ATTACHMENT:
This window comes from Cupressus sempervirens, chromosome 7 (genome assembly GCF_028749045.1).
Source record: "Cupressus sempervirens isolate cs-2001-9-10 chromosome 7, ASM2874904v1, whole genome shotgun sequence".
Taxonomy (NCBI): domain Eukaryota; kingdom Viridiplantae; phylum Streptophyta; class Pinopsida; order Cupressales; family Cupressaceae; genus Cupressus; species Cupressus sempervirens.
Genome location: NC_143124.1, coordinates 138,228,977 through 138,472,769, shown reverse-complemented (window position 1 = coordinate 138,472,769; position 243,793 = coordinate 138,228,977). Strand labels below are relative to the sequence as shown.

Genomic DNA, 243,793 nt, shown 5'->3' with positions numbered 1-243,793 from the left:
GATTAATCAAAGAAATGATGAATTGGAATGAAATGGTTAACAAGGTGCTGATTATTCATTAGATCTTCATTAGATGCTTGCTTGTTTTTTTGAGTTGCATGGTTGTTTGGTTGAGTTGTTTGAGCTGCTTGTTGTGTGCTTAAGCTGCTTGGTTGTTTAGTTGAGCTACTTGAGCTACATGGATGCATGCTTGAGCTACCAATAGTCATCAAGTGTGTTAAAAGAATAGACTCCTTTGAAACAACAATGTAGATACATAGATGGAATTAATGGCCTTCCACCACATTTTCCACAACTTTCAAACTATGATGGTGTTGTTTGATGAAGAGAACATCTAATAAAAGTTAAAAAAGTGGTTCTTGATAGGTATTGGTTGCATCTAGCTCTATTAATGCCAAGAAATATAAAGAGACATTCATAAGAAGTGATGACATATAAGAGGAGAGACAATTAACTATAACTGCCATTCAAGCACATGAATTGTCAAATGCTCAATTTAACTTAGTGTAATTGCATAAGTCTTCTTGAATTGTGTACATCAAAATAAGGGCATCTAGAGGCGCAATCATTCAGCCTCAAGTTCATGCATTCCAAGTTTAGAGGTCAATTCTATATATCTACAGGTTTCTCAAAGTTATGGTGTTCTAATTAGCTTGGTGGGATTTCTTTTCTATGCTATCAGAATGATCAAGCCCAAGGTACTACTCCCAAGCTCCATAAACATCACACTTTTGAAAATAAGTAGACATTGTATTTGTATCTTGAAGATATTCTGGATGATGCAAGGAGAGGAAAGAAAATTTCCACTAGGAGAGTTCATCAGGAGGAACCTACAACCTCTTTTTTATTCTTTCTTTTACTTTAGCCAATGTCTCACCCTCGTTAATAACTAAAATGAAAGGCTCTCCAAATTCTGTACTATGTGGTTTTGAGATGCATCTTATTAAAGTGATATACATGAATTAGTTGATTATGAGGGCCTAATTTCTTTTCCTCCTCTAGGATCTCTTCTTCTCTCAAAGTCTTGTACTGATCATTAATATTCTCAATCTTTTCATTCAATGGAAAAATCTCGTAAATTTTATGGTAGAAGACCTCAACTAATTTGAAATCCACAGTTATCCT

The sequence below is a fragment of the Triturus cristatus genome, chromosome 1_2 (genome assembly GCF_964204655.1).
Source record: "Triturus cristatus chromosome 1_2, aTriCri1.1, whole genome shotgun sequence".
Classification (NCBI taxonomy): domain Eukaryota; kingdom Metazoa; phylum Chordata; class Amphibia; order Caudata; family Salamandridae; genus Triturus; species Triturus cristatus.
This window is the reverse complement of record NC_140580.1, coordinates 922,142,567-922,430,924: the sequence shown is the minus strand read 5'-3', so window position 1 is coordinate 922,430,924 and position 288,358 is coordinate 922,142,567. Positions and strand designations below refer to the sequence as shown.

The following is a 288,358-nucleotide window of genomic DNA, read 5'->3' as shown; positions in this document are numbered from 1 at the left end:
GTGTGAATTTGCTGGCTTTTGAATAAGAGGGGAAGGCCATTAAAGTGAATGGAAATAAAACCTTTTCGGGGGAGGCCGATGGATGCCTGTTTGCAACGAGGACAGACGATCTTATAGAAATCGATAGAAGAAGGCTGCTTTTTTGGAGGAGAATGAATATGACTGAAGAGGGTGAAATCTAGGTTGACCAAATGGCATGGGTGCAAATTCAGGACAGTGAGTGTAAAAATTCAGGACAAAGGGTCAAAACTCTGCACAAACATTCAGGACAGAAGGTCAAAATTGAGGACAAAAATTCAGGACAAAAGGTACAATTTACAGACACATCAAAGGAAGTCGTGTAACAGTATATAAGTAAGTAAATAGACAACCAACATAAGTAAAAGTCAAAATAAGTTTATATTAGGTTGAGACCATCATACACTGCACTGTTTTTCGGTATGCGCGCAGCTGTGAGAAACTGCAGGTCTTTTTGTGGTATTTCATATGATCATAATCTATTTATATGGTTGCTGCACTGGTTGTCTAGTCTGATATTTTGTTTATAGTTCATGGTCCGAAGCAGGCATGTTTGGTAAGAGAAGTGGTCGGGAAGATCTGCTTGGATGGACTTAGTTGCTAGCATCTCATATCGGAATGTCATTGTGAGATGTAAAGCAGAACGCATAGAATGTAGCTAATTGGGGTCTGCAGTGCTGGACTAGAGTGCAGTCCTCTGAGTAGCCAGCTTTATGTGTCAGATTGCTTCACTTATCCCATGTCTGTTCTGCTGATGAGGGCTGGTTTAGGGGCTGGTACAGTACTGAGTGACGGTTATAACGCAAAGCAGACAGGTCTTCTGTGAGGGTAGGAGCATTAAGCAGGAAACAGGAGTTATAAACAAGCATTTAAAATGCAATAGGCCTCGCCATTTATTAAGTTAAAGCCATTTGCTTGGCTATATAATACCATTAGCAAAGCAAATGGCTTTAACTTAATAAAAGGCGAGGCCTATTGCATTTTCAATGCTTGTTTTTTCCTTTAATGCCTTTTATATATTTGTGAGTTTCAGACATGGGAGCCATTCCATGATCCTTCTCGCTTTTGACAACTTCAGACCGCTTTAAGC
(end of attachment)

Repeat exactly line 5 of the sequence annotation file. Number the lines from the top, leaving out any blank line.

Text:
Genomic DNA, 243,793 nt, shown 5'->3' with positions numbered 1-243,793 from the left: